According to a 2013 release from relationship expert Hellen Chen, some 85 percent of relationships end in breakups.
By extension, the vast majority of relationships don’t lead to marriage. Of those that do, 50 percent end in divorce. The divorce rate is even higher for remarried couples; some 60 percent of twice-or-more-married couples eventually break up.
It’s harder to come by figures on broken engagements, as engagements aren’t legally recorded, and the authorities don’t track wedding ring sales. (Thankfully.) That said, it’s likely that a significant minority of engagements—perhaps as many as 1 in 5—end before the wedding day.
Even in ideal circumstances, the interlude between “Will you?” and “I do” is a stressful one. Many couples wait until they’re engaged (or nearly engaged) to move in together; in closer proximity, once-charming idiosyncrasies often try patience. Comfortably cohabitating couples still have weddings to plan, creating boundless opportunities for conflict. And then there’s the harder-to-define process of coming to terms with a major life transition—a psychological tussle that can take years (long after the impending ceremony) to fully work through.
What should you do if this all becomes too much for you, your partner, or you both to take? In the depths of post-breakup disorientation, it can feel like the only thing harder than breaking off an engagement is bouncing back.
But bounce back you must. Not today, or tomorrow, or next week—but eventually. Here’s how.
- Stop Communicating (Yesterday)
Props to Scarlett Zayne for this priceless bit of post-breakup wisdom: “You can’t move on to the next chapter of your life if you keep re-reading the last one.”
That’s pretty much the long and short of it. If you keep rehashing the past with your now-ex, you’re not going to recover as quickly as you could (if ever).
Cutting off communication means cutting off all communication, permanently, unless you’re sharing parenting responsibilities. A total break means:
- No calling
- No texting
- No emailing
- No social media engagement (block them!)
- No sending messages through friends
- No asking after one another through friends
- No in-person home visits (definitely not!)
- No contact in public, to the extent possible (e.g., stay away from your favorite parks, coffee shops, bars)
If the above isn’t enough, consider more drastic measures like changing your email or phone number.
- Sell the Engagement Ring and Recoup Your Losses
It sounds crass when you’re recovering from a breakup with the person you thought you’d spend the rest of your life with, but you can’t lose sight of the financial implications of your broken engagement.
Unless your engagement ends right before your wedding day, after you’ve paid for everything, the engagement ring is likely to be the biggest single piece of the financial puzzle.
“Emotionally, nothing can replace the void left by your broken engagement, at least not right away,” says Josh Opperman, founder and principal of popular peer-to-peer online jewelry marketplace I Do Now I Don’t. “Financially, the matter is more straightforward: By selling your wedding ring on the secondary market, you can recoup most—perhaps all—of your original investment in the piece.”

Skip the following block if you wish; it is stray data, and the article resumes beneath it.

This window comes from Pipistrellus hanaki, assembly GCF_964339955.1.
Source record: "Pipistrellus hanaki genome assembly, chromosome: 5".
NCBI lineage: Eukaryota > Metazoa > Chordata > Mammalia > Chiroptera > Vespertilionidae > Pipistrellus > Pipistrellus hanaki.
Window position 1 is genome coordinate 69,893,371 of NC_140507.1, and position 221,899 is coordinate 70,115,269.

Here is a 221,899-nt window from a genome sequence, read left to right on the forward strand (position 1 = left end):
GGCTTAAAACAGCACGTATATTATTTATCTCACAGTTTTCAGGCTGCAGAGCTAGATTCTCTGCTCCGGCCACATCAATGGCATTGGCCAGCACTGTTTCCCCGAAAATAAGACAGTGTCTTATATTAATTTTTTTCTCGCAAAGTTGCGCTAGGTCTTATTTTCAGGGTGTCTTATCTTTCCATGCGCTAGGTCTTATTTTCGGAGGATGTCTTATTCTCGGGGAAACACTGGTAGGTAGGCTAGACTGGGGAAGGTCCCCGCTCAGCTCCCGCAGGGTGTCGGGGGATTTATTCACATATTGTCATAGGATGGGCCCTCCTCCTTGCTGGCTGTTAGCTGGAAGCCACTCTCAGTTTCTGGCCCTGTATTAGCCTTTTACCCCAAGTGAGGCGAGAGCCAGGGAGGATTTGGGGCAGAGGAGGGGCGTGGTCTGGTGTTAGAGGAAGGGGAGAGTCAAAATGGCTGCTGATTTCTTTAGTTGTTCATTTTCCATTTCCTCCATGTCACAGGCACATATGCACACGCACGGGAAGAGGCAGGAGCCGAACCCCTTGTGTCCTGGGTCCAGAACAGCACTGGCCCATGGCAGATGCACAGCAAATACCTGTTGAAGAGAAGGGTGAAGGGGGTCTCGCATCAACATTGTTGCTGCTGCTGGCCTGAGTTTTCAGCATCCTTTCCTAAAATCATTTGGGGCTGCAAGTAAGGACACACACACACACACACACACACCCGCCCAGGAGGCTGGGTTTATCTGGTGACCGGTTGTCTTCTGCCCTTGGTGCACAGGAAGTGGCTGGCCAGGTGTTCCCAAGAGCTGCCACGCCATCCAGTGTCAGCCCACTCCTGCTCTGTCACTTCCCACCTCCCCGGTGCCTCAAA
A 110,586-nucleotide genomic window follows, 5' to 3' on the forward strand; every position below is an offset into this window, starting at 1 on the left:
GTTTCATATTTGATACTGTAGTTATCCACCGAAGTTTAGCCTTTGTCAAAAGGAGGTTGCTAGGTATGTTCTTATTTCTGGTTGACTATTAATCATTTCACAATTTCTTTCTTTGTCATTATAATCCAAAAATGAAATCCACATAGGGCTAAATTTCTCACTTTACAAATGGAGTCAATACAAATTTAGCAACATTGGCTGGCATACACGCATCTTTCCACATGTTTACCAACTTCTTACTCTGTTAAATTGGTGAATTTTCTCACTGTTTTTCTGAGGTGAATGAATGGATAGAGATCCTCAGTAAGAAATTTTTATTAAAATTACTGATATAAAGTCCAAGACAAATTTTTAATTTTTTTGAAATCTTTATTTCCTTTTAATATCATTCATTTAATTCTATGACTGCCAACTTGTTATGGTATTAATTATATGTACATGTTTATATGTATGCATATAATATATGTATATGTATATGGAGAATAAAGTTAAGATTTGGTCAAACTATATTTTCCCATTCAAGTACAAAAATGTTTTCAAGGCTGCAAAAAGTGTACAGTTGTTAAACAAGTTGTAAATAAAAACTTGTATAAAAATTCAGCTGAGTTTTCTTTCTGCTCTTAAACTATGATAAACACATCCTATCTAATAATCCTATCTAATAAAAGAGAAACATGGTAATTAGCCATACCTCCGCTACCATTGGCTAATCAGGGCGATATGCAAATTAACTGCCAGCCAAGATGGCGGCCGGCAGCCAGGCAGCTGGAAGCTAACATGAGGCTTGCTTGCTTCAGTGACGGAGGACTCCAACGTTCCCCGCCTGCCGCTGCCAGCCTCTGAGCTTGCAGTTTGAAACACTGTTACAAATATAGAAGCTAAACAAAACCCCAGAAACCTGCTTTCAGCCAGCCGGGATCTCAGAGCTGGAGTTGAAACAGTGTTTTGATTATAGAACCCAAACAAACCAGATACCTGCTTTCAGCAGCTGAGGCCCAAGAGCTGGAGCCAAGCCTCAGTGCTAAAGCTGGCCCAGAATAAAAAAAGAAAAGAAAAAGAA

Do your utmost to recover the ring from your fiancé without putting yourself at risk. (Your fiancé will probably return it voluntarily.) Then use a peer-to-peer marketplace like I Do Now I Don’t to see what it’s worth and offload it. You’ll be grateful for the extra funds as you work to put your life back together.
- Validate Yourself
This step is all in your head.
Breaking up is a traumatic experience, full stop. Depending on how it all went down, it’s all too easy to put the blame on yourself. You of course need to view the situation holistically, but when you’re too close to the break, turning a too-critical lens on yourself can be counterproductive.
Instead, look for ways to validate and affirm yourself. Take to heart this simple mantra: No matter your flaws, you are a good person, capable of amazing things.
- Get Rid of Reminders, Sentimental and Otherwise
This step is physical.
It involves getting rid of anything and everything that could possibly remind you of your ex. Depending on how closely your lives were intertwined, that’s likely to include:
- Home goods
…and the list probably goes on.
Don’t throw out valuable items in a fit of vindictiveness. That’s not nice, and you’re likely to regret it later. Instead, make a one-time exception to Rule No. 1 and get a friend to ferry any important items back to your ex.
- Keep Your Circle Informed
You don’t have to start announcing your breakup the moment it happens, but you don’t want to keep it to yourself for too long either. Within a day or two of the event, begin intentionally reaching out to your close friends and family to break the news. This isn’t necessarily a time to overshare—it’s more important to lay down a marker now, and then make it clear that you’re willing to talk about the situation in more detail later. If you need space, ask for it.
- Set a Hard Stop on Your Grieving
Left to yourself, you could probably grieve your breakup for months. But that’s not healthy or productive.
Resist the urge to wallow too long by setting a hard deadline on your grieving period—say, two weeks from the date of the breakup. On or before that day, intentionally move on to the next phase of your life. And, yes, that might just mean logging into your dating app for the first time in forever.
- Take a Treat or Two
If you’ve been saving up for a vacation or big purchase, now’s the time to cash in. One of the best ways to recover from a bad breakup is to get a change of scenery. Consider traveling somewhere you wouldn’t normally visit, either by yourself or with a close friend or two. By your second or third day on the beach, you’ll barely remember your ex’s name.
Have you ever had your heart broken? How did you bounce back?